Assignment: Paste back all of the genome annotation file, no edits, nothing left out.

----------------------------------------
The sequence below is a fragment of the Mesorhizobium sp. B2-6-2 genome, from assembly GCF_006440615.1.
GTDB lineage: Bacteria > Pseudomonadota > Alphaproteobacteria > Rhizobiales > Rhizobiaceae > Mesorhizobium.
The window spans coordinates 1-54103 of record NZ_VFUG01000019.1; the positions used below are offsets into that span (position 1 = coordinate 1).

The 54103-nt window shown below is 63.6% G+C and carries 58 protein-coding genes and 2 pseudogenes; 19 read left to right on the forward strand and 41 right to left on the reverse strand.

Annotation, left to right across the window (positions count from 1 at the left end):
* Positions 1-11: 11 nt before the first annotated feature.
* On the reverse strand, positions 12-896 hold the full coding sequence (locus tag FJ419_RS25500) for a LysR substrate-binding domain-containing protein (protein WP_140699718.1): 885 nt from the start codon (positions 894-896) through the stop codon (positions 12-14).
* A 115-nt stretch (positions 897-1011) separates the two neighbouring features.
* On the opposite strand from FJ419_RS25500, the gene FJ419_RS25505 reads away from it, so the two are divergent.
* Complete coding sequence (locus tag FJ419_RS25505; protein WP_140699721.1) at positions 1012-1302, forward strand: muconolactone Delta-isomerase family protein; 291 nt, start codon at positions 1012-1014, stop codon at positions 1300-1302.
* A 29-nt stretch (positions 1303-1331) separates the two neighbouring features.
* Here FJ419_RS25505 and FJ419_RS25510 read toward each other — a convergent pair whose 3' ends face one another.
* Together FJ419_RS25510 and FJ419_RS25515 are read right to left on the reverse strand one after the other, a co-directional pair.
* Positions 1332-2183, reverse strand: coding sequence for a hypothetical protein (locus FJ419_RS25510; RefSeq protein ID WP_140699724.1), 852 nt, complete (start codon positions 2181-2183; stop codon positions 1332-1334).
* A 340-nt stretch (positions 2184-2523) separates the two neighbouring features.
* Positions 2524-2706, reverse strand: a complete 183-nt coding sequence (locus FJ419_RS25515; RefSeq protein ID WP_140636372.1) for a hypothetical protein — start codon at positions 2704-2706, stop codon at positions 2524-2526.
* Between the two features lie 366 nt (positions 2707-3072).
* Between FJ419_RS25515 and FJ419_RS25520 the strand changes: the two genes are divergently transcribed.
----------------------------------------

The sequence below is a fragment of the Mesorhizobium sp. B2-6-2 genome, from assembly GCF_006440615.1.
GTDB lineage: Bacteria > Pseudomonadota > Alphaproteobacteria > Rhizobiales > Rhizobiaceae > Mesorhizobium.
The window spans coordinates 1-54103 of record NZ_VFUG01000019.1; the positions used below are offsets into that span (position 1 = coordinate 1).

The 54103-nt window shown below is 63.6% G+C and carries 58 protein-coding genes and 2 pseudogenes; 19 read left to right on the forward strand and 41 right to left on the reverse strand.

Annotation, left to right across the window (positions count from 1 at the left end):
* Positions 1-11: 11 nt before the first annotated feature.
* On the reverse strand, positions 12-896 hold the full coding sequence (locus tag FJ419_RS25500) for a LysR substrate-binding domain-containing protein (protein WP_140699718.1): 885 nt from the start codon (positions 894-896) through the stop codon (positions 12-14).
* A 115-nt stretch (positions 897-1011) separates the two neighbouring features.
* On the opposite strand from FJ419_RS25500, the gene FJ419_RS25505 reads away from it, so the two are divergent.
* Complete coding sequence (locus tag FJ419_RS25505; protein WP_140699721.1) at positions 1012-1302, forward strand: muconolactone Delta-isomerase family protein; 291 nt, start codon at positions 1012-1014, stop codon at positions 1300-1302.
* A 29-nt stretch (positions 1303-1331) separates the two neighbouring features.
* Here FJ419_RS25505 and FJ419_RS25510 read toward each other — a convergent pair whose 3' ends face one another.
* Together FJ419_RS25510 and FJ419_RS25515 are read right to left on the reverse strand one after the other, a co-directional pair.
* Positions 1332-2183, reverse strand: coding sequence for a hypothetical protein (locus FJ419_RS25510; RefSeq protein ID WP_140699724.1), 852 nt, complete (start codon positions 2181-2183; stop codon positions 1332-1334).
* A 340-nt stretch (positions 2184-2523) separates the two neighbouring features.
* Positions 2524-2706, reverse strand: a complete 183-nt coding sequence (locus FJ419_RS25515; RefSeq protein ID WP_140636372.1) for a hypothetical protein — start codon at positions 2704-2706, stop codon at positions 2524-2526.
* Between the two features lie 366 nt (positions 2707-3072).
* Between FJ419_RS25515 and FJ419_RS25520 the strand changes: the two genes are divergently transcribed.